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Mortgage Debt, Consumption, and Illiquid Housing Markets in the Great Recession

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  • Aaron Hedlund

    (University of Missouri)

  • Carlos Garriga

    (Federal Reserve Bank of St. Louis)

Abstract

This paper explores the contribution of housing and mortgage debt to the macroeconomic performance of the United States economy during the Great Recession, with a particular eye toward consumption. The importance of housing is evaluated using a quantitative, heterogeneous agent model with search frictions in the housing market and equilibrium mortgage default. The model successfully replicates key features of the U.S.\ economy prior to the Great Recession and can rationalize the dynamics of housing, debt, and consumption during the crisis. The increase in labor market risk and deterioration in housing finance both play pivotal but different roles in explaining the steep recession and slow recovery. Endogenous housing illiquidity is necessary to explain the magnitude of the house price drop, the spike in foreclosures, the fall in consumption, and the evolution of homeownership. The model also substantiates and explains findings from the literature on the sensitivity of consumption to house price movements and how the degree of household indebtedness affects this relationship. Lastly, the Federal Reserve's policy of Quantitative Easing is evaluated and found to have substantial effects on house price and consumption dynamics.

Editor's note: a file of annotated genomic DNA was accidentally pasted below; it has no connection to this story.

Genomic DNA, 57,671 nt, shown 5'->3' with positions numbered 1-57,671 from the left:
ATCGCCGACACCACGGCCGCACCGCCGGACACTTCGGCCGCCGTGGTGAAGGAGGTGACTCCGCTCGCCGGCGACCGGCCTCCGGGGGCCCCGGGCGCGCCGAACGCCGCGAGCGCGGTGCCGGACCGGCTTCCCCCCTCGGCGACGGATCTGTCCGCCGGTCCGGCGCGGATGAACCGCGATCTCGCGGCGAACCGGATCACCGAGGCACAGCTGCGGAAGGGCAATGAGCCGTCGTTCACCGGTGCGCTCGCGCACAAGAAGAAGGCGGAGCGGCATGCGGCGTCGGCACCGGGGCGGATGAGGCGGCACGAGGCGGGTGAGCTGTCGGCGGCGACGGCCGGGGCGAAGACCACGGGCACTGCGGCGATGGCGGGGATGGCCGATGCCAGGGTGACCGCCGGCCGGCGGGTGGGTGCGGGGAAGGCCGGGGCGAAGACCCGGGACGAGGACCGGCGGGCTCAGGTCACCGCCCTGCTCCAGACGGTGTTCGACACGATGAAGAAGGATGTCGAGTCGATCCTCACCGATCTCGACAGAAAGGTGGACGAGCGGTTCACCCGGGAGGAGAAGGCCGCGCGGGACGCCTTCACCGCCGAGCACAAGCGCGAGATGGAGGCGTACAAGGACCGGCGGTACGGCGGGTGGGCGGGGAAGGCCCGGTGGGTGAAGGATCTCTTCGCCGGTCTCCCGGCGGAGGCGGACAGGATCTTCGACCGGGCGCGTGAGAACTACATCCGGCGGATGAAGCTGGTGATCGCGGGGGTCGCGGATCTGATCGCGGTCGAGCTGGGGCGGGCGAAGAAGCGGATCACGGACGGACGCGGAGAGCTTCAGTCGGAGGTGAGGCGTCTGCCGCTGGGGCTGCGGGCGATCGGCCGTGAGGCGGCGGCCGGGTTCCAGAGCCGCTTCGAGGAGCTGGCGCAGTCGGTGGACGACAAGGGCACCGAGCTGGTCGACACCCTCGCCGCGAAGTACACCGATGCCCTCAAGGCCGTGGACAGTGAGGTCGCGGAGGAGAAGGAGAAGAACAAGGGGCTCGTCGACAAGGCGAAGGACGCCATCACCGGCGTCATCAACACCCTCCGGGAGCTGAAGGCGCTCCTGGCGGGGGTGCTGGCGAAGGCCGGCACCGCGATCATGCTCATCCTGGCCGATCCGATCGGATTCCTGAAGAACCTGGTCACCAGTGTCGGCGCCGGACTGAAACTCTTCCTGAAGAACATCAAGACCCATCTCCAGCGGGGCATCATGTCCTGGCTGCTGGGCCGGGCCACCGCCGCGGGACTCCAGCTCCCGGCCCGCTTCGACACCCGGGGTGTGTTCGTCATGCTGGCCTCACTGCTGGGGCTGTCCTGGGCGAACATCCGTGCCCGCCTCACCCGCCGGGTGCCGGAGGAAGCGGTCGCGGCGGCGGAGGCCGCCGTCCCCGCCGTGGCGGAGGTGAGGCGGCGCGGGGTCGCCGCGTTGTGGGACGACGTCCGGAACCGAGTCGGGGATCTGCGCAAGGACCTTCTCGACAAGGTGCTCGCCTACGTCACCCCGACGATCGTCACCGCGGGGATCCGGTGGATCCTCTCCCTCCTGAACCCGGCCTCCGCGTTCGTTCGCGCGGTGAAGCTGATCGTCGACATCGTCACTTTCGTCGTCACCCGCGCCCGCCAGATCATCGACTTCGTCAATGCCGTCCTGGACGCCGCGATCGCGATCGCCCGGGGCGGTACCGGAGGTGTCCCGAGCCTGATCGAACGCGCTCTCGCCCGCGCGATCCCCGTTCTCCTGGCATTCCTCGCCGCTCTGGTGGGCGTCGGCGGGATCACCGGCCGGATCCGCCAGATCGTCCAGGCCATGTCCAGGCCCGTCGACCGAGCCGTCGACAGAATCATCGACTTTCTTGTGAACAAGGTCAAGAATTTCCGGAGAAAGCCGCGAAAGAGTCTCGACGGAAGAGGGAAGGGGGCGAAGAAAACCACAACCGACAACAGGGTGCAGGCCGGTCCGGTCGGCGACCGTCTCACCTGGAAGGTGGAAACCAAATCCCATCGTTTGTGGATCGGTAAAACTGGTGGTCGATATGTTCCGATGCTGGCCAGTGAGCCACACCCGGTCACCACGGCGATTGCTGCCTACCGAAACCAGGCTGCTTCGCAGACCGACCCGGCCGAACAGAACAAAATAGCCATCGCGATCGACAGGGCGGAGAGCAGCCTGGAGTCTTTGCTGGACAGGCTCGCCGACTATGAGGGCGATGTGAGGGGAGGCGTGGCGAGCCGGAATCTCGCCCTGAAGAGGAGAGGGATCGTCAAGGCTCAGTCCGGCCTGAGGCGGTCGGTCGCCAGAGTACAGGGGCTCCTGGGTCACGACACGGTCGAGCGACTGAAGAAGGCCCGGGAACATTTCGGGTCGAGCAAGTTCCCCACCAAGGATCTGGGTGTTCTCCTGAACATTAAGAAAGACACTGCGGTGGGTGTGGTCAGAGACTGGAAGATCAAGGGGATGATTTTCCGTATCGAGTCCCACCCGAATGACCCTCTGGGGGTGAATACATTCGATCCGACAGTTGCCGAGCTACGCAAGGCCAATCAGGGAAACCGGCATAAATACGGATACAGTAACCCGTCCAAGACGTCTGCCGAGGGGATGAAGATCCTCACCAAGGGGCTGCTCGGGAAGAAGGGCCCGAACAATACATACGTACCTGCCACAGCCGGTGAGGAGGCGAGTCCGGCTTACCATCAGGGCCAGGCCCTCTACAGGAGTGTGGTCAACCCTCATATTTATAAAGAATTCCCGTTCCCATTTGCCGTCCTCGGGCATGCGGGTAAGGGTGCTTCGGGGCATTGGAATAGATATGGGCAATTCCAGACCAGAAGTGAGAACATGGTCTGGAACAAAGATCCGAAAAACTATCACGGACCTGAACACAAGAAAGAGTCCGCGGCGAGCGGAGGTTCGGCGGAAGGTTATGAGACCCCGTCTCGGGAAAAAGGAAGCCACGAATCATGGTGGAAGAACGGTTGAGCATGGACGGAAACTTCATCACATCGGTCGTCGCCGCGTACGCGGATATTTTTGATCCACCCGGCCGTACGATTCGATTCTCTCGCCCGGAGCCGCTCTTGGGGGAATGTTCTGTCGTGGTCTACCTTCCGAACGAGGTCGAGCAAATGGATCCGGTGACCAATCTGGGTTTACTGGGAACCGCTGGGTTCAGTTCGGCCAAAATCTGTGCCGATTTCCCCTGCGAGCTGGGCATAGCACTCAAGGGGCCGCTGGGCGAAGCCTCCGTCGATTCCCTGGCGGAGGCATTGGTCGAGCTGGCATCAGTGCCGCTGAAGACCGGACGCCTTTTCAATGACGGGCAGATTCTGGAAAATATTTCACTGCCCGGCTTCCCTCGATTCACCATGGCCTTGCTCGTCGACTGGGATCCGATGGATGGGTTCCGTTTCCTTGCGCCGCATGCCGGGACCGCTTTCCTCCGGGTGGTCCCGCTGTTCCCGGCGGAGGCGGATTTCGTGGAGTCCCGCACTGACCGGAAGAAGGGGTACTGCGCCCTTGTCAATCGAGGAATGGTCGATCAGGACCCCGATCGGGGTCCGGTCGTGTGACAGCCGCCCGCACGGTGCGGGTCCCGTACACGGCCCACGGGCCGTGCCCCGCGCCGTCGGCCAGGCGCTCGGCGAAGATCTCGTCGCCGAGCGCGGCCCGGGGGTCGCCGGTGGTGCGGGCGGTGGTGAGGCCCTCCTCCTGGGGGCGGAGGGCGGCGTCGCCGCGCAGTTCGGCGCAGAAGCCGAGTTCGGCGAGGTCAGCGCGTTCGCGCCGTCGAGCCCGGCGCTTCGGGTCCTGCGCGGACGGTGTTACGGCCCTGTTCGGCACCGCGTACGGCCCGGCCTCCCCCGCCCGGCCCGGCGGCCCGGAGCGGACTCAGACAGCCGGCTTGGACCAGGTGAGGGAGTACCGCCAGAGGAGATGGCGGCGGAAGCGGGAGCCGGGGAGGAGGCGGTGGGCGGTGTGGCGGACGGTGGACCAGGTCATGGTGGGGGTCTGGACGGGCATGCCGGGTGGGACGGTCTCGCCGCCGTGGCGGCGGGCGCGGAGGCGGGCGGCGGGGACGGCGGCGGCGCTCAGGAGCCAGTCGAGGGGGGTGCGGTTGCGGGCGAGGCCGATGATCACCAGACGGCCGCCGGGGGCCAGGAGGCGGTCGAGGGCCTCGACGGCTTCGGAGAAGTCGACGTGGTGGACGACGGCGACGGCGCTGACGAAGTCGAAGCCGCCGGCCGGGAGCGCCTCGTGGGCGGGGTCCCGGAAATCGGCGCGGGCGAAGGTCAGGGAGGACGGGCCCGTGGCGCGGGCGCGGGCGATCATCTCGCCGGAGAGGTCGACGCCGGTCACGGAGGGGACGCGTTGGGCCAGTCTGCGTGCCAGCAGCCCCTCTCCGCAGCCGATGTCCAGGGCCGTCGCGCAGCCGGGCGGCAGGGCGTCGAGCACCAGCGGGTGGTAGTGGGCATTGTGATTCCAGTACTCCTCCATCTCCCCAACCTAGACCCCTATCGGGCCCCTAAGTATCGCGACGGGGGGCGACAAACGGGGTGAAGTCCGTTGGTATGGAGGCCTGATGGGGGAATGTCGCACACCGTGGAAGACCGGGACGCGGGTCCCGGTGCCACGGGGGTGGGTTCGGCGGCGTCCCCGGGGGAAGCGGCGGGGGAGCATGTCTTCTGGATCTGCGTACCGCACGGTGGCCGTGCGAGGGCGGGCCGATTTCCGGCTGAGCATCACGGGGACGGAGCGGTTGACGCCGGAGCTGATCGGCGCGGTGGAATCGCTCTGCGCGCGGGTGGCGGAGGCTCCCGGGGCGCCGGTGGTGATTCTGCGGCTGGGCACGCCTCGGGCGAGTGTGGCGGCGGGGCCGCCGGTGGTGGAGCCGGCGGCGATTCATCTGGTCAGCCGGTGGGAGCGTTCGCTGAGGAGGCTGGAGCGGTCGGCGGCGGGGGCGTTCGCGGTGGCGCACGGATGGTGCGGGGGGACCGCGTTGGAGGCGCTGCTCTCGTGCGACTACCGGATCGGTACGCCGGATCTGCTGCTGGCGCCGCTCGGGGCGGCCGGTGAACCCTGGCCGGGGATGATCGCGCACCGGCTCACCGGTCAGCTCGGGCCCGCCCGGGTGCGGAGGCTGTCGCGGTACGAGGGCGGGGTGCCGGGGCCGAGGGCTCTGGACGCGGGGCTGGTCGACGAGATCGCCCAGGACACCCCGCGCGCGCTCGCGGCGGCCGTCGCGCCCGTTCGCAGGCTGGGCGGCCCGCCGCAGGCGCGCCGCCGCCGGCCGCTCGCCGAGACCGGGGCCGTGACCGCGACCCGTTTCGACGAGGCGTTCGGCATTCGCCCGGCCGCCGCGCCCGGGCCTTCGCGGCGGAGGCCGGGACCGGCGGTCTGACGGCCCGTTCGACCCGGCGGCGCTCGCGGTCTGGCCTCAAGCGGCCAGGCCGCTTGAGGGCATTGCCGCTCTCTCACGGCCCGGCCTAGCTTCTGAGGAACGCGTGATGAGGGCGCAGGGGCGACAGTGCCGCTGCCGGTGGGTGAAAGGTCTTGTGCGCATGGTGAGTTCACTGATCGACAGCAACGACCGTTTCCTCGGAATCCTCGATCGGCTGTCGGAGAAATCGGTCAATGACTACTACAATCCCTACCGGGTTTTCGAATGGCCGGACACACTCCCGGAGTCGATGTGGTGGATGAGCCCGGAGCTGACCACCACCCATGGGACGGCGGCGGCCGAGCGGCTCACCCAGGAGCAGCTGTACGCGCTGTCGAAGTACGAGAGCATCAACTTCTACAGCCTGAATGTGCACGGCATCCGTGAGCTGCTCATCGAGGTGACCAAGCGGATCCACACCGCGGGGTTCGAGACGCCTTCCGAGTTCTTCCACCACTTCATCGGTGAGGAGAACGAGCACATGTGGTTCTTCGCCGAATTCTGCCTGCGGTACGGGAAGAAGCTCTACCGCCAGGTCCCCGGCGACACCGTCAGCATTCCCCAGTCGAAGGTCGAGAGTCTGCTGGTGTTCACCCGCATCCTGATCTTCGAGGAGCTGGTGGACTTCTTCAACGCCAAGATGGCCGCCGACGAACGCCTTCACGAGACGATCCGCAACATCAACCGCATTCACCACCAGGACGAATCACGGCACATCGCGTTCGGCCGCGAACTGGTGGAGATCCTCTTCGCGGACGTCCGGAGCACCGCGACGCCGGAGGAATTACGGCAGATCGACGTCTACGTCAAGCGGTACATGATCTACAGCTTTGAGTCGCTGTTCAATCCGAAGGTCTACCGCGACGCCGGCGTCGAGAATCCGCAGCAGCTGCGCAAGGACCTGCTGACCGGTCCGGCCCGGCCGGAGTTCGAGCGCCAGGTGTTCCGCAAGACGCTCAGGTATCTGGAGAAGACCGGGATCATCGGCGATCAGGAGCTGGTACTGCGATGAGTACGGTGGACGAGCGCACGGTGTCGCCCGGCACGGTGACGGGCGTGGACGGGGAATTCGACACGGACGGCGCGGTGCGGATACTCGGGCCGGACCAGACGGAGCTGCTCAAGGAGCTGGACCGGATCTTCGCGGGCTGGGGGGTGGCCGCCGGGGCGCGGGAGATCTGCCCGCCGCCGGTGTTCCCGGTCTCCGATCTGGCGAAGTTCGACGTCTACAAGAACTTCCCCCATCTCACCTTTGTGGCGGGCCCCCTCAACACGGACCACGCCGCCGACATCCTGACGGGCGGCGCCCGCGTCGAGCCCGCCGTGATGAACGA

Suggested Citation

  • Aaron Hedlund & Carlos Garriga, 2016. "Mortgage Debt, Consumption, and Illiquid Housing Markets in the Great Recession," 2016 Meeting Papers 1564, Society for Economic Dynamics.
  • Handle: RePEc:red:sed016:1564
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    More about this item

    JEL classification:

    • E23 - Macroeconomics and Monetary Economics - - Consumption, Saving, Production, Employment, and Investment - - - Production
    • E32 - Macroeconomics and Monetary Economics - - Prices, Business Fluctuations, and Cycles - - - Business Fluctuations; Cycles
    • E44 - Macroeconomics and Monetary Economics - - Money and Interest Rates - - - Financial Markets and the Macroeconomy
    • G21 - Financial Economics - - Financial Institutions and Services - - - Banks; Other Depository Institutions; Micro Finance Institutions; Mortgages
    • R31 - Urban, Rural, Regional, Real Estate, and Transportation Economics - - Real Estate Markets, Spatial Production Analysis, and Firm Location - - - Housing Supply and Markets

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